Right now, Peter Katis’ resume reads 365 album credits. His contributions range from engineer, to producer, to mixer, to instrumentalist with well-known artists and bands such as The National. A seasoned musician, Peter recently enlisted his talented eleven-year-old nephew, Henry Katis, to sing lead vocals on a beautiful cover of Supertramp’s ’70s hit, “The Logical Song” with his band, The Philistines, Jr.
The majority of us would probably take it easy after having stared death in the face, but not Tim Showalter, brainchild behind the folk-synth-rock project Strand of Oaks.
The National’s new album “Trouble Will Find Me” is full of textured, dark tones throughout, but remarkably so on the track “Pink Rabbits.” It’s a no-nonsense, melancholic song made even more so by Matt Berninger’s trademark baritone vocals.
The third season of HBO’s crime drama, Boardwalk Empire has just finished. Having spent a good deal of time in the Atlantic City area when I was young, I have become a big fan of the show which is based on historical criminal figures. There is a lot to like about the show and many focus on the once-in-a-lifetime role of gangster Nucky Thompson as played by Steve Buscemi. Indeed he is incredible. But what transports you into 1920’s prohibition era South Jersey shore are the sets, costumes, cinematography and perhaps most importantly, the music.
Australian folk songstress Julia Stone has appeared on our radar before as one half of folk-blues duo Angus and Julia Stone alongside her brother. The pair has achieved substantial success in their native country, and Julia has also released two solo albums, including her brand new disc By the Horns. The album includes a cover of The National‘s “Bloodbuzz Ohio.”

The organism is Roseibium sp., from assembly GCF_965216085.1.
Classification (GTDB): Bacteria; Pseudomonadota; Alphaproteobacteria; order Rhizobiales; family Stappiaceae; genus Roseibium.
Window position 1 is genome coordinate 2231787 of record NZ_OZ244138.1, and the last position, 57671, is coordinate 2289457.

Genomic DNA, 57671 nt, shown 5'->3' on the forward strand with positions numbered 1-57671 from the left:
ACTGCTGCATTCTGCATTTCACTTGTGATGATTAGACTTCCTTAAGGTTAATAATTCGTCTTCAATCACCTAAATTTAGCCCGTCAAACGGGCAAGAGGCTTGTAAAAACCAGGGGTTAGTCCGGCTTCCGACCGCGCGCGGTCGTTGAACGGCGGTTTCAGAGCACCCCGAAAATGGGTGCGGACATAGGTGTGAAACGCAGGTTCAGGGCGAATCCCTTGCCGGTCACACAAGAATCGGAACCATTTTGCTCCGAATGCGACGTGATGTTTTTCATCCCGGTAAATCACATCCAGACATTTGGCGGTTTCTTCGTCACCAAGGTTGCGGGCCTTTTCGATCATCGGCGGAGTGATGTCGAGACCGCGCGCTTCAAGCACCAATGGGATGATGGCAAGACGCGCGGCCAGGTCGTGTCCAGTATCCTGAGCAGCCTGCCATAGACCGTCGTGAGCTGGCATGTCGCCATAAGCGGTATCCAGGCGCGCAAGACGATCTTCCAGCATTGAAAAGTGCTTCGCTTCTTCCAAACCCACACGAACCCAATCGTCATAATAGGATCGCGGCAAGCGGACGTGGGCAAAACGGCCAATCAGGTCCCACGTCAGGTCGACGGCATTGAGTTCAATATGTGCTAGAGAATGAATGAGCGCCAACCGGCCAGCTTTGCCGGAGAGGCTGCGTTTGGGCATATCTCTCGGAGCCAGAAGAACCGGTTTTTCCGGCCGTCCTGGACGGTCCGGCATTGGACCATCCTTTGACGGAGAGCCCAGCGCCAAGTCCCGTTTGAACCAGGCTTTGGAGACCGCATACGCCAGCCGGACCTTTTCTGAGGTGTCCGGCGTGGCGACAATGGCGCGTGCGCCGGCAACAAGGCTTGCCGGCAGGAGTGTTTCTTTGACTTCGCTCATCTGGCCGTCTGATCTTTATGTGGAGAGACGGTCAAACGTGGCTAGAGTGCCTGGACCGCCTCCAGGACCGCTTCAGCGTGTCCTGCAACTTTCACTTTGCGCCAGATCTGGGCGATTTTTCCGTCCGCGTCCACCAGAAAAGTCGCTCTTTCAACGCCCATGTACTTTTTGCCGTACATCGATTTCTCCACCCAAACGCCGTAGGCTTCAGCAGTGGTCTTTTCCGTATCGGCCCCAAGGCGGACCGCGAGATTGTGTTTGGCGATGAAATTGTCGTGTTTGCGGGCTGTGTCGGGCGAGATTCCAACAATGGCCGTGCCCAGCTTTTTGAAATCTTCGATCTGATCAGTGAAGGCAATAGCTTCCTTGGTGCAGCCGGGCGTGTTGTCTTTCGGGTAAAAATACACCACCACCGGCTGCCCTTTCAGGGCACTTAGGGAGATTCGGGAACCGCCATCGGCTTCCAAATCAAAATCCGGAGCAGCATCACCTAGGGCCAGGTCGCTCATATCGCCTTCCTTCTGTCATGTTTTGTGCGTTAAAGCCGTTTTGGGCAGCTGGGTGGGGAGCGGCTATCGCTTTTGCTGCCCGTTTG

The National’s original track is an expansive centerpiece to their 2010 album High Violet, carried by Matt Berninger’s powerful voice. Stone’s cover dials back the emotion that The National brings to their performance, favoring high, wavering vocals and gentler instrumentals. When the two are compared, Stone’s cover feels polished and in keeping with her musical style, but somewhat insubstantial in the shadow of its source material.
When people look back in 2011 in music a decade from now, one name will come to mind: Adele. In our little world of cover songs, she dominated. Everyone covered Adele this year. It’s not just that we saw more covers of “Rolling in the Deep” than any other song; they beat out second place (probably “Pumped Up Kicks”) by like a factor of five! We generally try to look for larger cover trends in these annual wrap-ups, but it’s hard to remember anything else from this year except the year-long onslaught of Adele covers hitting our mailbox.
There’s only one “Rolling in the Deep” cover in this year’s list though. The rest are all over the place. Some of the artists listed built their covers with lush soundscapes, thick beats, and intricate string work. Others just took guitars or pianos and bowled us over with the emotion in their voices. There may not be much of an overarching “Year in Covers” narrative, but that means there’s a cover or two for everyone. From feel-good takes on rap songs to kill-yourself versions of pop songs, this year’s list features flips, flops, and genre switcheroos of all sorts. A good cover should be informed by the source material but stand on its own, and we’ll be unrolling the 50 finest examples of songs doing just that all week. Start with #50-41 on the next page and check back daily as we count down to the best cover of 2011.